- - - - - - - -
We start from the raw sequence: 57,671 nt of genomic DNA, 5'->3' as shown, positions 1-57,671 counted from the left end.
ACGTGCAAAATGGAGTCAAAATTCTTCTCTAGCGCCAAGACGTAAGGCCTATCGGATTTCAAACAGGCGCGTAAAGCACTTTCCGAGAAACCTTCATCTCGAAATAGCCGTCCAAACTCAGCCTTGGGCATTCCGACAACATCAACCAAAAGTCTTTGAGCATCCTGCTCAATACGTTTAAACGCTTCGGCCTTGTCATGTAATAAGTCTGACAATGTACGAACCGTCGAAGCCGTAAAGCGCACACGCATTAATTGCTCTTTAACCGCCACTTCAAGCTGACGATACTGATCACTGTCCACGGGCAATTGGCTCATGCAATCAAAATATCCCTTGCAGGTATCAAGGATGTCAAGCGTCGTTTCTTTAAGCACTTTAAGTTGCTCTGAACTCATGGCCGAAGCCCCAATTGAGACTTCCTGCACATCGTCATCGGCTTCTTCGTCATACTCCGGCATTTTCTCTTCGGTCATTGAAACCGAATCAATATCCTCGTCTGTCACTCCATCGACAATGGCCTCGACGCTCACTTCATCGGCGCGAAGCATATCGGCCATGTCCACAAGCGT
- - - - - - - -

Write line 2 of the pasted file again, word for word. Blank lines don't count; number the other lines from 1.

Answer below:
ACGTGCAAAATGGAGTCAAAATTCTTCTCTAGCGCCAAGACGTAAGGCCTATCGGATTTCAAACAGGCGCGTAAAGCACTTTCCGAGAAACCTTCATCTCGAAATAGCCGTCCAAACTCAGCCTTGGGCATTCCGACAACATCAACCAAAAGTCTTTGAGCATCCTGCTCAATACGTTTAAACGCTTCGGCCTTGTCATGTAATAAGTCTGACAATGTACGAACCGTCGAAGCCGTAAAGCGCACACGCATTAATTGCTCTTTAACCGCCACTTCAAGCTGACGATACTGATCACTGTCCACGGGCAATTGGCTCATGCAATCAAAATATCCCTTGCAGGTATCAAGGATGTCAAGCGTCGTTTCTTTAAGCACTTTAAGTTGCTCTGAACTCATGGCCGAAGCCCCAATTGAGACTTCCTGCACATCGTCATCGGCTTCTTCGTCATACTCCGGCATTTTCTCTTCGGTCATTGAAACCGAATCAATATCCTCGTCTGTCACTCCATCGACAATGGCCTCGACGCTCACTTCATCGGCGCGAAGCATATCGGCCATGTCCACAAGCGT